The pantograph was a special tool invented in the 1600's to copy diagrams. Today, with the advent of tools such as CAD, computer-based tools have become the norm for designing and drafting. But where does Blender fit into this? Simple. Blender user rocketship has created a new plugin renderer called PantoGraph which can render your models not to a typical image file, but as Scalable Vector Graphics.
When one renders to PantoGraph, it generates a sleek vector version of your model. Vectors are a special method of defining imagery which use shapes rather than pixels, and therefore can be scaled indefinitely without loss of quality. As you can imagine, this is an extremely useful feature when drawing diagrams and designs.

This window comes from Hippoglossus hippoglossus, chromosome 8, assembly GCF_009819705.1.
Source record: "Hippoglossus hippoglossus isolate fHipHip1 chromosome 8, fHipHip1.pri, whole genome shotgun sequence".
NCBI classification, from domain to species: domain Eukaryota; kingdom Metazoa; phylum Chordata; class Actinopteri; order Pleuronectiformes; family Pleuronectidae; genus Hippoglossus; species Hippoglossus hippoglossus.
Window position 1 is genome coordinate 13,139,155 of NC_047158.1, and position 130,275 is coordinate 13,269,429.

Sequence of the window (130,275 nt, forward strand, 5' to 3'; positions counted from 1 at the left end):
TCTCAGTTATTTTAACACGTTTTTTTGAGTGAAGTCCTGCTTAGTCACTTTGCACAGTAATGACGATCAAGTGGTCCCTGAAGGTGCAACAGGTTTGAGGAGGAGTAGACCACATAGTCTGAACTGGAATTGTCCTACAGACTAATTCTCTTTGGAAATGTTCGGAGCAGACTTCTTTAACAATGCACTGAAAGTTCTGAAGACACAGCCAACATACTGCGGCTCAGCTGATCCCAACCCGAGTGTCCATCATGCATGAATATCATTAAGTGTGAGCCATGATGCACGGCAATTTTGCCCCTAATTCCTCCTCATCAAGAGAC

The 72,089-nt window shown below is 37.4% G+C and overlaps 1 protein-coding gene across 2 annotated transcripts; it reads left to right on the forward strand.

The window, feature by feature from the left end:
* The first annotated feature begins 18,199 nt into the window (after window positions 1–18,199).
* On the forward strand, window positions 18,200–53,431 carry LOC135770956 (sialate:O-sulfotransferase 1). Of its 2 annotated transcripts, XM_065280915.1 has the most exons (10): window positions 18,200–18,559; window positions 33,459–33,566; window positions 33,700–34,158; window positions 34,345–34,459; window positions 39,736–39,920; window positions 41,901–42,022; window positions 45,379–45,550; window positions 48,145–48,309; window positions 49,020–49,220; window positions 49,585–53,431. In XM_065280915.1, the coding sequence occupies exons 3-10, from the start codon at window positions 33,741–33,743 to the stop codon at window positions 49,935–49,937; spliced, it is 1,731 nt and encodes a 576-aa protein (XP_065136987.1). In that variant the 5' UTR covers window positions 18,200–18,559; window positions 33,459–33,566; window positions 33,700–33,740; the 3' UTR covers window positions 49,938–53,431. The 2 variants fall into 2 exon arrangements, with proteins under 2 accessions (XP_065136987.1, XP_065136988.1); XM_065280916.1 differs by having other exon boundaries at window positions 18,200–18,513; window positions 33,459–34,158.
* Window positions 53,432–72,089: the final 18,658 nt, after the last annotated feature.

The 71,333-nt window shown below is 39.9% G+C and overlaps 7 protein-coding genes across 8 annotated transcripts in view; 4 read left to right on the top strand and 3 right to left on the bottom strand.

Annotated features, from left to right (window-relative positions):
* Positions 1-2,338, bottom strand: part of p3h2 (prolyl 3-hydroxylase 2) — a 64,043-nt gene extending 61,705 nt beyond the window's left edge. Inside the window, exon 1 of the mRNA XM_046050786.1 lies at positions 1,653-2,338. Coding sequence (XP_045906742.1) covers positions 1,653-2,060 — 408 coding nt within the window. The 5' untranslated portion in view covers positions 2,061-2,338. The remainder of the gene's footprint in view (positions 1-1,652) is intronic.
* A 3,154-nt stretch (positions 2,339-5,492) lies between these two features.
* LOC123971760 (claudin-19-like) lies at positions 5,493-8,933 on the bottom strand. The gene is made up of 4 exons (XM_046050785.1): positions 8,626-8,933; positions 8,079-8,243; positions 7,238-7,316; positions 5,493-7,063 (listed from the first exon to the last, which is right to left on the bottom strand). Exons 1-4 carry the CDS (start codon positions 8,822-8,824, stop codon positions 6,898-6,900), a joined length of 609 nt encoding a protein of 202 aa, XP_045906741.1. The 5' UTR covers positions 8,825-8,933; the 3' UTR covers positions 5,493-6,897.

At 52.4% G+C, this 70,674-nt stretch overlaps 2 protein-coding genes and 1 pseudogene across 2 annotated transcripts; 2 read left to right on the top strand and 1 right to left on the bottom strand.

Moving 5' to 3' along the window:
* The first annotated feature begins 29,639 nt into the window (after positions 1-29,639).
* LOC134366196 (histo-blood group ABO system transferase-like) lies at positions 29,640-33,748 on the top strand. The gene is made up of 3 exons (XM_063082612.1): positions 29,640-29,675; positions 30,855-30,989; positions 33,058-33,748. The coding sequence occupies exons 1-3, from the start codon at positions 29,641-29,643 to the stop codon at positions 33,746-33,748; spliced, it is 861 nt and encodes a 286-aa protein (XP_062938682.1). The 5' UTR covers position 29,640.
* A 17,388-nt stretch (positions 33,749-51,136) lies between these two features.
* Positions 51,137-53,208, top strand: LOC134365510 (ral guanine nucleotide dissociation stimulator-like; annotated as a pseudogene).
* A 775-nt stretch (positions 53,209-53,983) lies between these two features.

The latest version of Pantograph supports:
- Hidden- line rendering
- Solid colors (with- and without alpha) only
- The ability to use simple closed, convex volumes to do a boolean â€œcut-awayâ€
- Control over lineweight and color for:
- Hidden lines
- A simple GUI that allows the saving of pens and pen settings
rocketship has done his best to ensure that PantoGraph produces precise images which require very little in the way of post-processing. One of his inspirations was Edward Tufte's concept of "Smallest Effective Difference," and rocketship has tried to make PantoGraph produce a degree of useful subtlety which is not present in existing non-photorealistic (NPR) renderers. If you ever use Blender for architecture, or any other form of diagramming, consider giving PantoGraph a look. (To do post-processing on your new vector images, I highly recommend Inkscape, a terrific free SVG editor.)
PantoGraph v. 0.4 was just released, so this is the perfect time to check it out!